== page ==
35. Personal Responsibility
The willingness to accept responsibility for one’s own life is the source from which self-respect springs.
Joan Didion (American journalist and writer)
This area will start by clarifying the difference between two types of responsibility: imposed and personal. We will then consider why personal responsibility matters, and common strategies that are used to avoid it, as well as how we can counter them.
The term responsibility is sometimes coercively used to reinforce complying with rules or order imposed from above. Parents, teachers and even managers resort to it. For our purpose though, it is particularly interesting that imposed responsibility doesn’t need to come from outside. We often internalise an authoritative voice (that usually operates with ‘shoulds/musts’ and ‘should nots/must nots’) and end up being divided into a part that orders, reproaches, punishes, or rewards (inner parent), and a part that obeys or sometimes rebels (inner child). This type of responsibility can be effective (in forcing you to do something, for example). However, it creates internal conflicts and needs to be constantly reinforced to make things happen. If you recognise that you too are divided into the ‘parent’ and the ‘child’, try this exercise:
Parent-child-adult: engage in dialogues with your inner parent and child. You can do it in your imagination or you can use two chairs for that purpose. Sit in one chair when you, as an adult, are talking, and in another one when either the ‘parent’ or the ‘child’ is talking. When speaking with the ‘parent’ try to find out more about it, where it is coming from, and why (if at all) you need its help; you may also, if you wish, assure that part that you can take care of yourself. When you talk to your inner child you may enquire if it still needs a parental figure and why. The overall aim is to integrate these aspects of yourself well.
Personal responsibility is different from the imposed one. It implies being accountable first of all to yourself. This should not be confused with a concern for your own interests and consequences only. Such an attitude is, in fact, often fostered by imposed responsibility as it relies on reward and punishment. Personal responsibility means recognising that your actions matter and you consider their consequences for yourself, others, as well as the world around you. As one author puts it, ‘orientating oneself by one’s conscience always requires the ability to situate one’s perspective within the wider framework of universal guidelines.’(1) It may require some effort and time to develop, but it is more reliable, lasting and congruent than imposed responsibility.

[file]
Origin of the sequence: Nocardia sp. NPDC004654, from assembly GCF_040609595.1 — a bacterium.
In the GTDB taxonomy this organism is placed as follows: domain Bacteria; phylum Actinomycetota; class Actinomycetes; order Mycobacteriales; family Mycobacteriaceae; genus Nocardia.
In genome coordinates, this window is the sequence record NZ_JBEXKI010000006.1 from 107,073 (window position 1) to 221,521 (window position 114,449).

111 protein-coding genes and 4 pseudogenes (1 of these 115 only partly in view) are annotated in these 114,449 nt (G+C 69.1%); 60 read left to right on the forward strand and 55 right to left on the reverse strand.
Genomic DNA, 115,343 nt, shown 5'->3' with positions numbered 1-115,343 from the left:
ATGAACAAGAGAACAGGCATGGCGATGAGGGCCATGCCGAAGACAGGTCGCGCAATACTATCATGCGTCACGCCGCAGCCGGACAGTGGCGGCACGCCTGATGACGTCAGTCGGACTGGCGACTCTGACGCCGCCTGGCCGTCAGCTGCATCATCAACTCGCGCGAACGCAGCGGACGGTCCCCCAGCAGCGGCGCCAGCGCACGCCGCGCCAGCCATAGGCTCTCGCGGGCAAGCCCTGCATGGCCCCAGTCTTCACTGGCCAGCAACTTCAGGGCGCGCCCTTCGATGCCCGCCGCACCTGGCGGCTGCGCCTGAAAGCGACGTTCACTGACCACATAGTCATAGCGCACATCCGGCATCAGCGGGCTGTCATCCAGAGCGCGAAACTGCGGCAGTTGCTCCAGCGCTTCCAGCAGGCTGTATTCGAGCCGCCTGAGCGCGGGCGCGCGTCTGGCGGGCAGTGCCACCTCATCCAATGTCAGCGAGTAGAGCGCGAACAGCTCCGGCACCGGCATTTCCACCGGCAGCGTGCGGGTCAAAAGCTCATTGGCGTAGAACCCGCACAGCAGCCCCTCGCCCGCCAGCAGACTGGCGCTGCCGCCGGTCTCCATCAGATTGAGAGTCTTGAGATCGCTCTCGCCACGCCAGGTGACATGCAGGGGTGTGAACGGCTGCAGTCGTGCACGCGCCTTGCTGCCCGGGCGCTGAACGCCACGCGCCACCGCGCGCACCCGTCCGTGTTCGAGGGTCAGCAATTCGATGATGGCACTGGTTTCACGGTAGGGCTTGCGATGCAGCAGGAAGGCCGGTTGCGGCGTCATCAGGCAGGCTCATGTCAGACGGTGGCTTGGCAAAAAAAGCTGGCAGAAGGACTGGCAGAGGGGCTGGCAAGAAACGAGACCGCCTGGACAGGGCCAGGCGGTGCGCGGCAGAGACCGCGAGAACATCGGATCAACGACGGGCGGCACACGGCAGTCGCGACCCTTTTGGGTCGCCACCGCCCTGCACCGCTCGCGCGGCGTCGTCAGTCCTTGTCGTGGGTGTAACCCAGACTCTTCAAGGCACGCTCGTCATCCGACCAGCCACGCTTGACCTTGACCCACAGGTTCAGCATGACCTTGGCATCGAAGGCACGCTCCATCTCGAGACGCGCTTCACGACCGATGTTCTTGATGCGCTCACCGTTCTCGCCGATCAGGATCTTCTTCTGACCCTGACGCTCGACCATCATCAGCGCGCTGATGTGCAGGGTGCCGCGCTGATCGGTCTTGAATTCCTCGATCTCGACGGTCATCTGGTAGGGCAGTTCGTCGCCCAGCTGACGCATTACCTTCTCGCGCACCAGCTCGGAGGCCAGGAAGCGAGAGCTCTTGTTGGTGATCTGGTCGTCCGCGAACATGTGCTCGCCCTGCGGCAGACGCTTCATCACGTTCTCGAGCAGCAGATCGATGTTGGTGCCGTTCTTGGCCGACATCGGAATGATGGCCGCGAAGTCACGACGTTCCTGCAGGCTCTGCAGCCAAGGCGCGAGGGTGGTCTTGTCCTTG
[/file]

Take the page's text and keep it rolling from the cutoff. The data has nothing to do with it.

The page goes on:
Why personal responsibility is important
- Accepting responsibility for your choices and actions is a part of personal development and becoming fully an adult.
- You are not really in charge of your own life if you don’t take responsibility for it. So, abdicating responsibility undermines your agency, which also has a negative effect on self-respect.
- You cannot be truly free without it either. While imposed responsibility may be restrictive, personal responsibility and freedom complement each other as the latter implies that you are free to choose and have some control over your actions.
- Irresponsibility is unsociable. Just consider how you feel when somebody else doesn’t take responsibility for their actions.
- Life often involves taking responsibility not just for ourselves but for something else (e.g. children, the elderly, house-plants, pets, work projects, the house, the environment, etc.). With imposed responsibility all these are reduced to a duty and a chore. This is not the case with personal responsibility, as it is intimately related to our personal choices and therefore it is better integrated with our personality.
Even so, taking responsibility is not always easy and can feel like a burden, so we tend to resort to various strategies to avoid it.
Strategies to avoid personal responsibility